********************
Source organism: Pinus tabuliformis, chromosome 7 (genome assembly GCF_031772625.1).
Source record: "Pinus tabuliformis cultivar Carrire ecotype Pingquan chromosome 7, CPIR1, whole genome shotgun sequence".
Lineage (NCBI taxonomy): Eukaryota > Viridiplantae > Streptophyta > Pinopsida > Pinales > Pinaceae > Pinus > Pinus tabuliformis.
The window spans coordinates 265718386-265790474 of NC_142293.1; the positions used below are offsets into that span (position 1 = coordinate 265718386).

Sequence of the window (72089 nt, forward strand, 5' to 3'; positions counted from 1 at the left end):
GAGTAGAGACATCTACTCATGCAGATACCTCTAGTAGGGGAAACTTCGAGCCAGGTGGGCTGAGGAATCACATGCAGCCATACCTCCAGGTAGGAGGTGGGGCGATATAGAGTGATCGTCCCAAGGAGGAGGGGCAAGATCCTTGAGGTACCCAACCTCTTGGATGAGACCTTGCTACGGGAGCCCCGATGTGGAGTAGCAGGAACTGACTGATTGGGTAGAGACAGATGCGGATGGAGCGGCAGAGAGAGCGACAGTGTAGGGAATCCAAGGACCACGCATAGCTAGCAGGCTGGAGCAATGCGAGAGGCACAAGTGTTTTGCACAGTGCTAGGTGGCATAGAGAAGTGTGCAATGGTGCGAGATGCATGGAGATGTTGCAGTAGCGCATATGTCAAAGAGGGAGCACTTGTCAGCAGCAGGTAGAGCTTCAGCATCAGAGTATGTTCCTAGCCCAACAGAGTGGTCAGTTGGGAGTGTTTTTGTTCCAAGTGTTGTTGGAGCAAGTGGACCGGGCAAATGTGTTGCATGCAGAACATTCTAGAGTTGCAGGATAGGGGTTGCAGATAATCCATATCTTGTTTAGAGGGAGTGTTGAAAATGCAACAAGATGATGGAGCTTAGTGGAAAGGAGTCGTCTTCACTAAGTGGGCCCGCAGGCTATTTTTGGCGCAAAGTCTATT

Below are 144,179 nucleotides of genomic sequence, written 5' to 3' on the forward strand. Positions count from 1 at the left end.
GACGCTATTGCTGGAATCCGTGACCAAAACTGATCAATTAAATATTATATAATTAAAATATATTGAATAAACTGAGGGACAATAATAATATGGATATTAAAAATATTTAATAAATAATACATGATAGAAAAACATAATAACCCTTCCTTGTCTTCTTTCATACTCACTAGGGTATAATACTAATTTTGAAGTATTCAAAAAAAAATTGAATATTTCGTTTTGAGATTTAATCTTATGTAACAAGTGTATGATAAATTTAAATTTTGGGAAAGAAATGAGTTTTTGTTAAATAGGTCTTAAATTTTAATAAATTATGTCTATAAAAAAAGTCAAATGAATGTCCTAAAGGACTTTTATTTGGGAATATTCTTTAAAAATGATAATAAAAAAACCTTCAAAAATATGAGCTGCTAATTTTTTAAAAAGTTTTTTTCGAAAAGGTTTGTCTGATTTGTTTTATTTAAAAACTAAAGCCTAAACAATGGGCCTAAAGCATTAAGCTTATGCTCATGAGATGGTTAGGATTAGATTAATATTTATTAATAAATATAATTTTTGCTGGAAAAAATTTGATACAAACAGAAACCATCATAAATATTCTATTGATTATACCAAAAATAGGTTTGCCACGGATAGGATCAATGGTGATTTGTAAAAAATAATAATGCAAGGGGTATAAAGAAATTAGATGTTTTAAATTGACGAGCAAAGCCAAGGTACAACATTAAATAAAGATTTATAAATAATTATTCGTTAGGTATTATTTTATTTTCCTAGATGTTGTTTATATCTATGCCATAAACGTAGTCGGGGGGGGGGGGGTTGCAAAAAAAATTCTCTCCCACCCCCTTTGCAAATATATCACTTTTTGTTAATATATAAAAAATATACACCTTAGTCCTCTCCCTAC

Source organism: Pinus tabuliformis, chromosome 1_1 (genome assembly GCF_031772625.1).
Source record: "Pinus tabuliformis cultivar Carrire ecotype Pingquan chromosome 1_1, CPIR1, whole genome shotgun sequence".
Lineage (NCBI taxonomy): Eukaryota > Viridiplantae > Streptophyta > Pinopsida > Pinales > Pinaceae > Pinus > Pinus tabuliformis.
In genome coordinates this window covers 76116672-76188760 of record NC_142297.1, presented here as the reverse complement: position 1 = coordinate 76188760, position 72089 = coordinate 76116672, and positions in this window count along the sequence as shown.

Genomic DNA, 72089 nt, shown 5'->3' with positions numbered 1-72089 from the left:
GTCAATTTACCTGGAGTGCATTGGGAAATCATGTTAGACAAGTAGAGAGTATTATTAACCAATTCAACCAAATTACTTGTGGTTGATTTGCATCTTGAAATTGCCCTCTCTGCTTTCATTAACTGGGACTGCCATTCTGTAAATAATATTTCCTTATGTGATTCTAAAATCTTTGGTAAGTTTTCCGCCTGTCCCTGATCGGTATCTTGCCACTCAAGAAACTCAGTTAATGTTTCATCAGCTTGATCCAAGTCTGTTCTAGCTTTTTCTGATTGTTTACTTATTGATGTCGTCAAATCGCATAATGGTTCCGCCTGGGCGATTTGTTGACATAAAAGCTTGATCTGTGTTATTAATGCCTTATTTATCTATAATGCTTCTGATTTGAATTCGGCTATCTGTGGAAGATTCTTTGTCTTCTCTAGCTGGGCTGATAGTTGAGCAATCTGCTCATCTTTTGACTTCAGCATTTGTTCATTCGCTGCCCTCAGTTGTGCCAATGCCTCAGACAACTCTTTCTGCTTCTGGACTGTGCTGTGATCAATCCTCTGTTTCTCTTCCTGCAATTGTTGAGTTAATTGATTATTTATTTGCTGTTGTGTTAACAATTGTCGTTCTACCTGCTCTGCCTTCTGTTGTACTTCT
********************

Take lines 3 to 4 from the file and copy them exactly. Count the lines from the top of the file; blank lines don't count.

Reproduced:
Lineage (NCBI taxonomy): Eukaryota > Viridiplantae > Streptophyta > Pinopsida > Pinales > Pinaceae > Pinus > Pinus tabuliformis.
The window spans coordinates 265718386-265790474 of NC_142293.1; the positions used below are offsets into that span (position 1 = coordinate 265718386).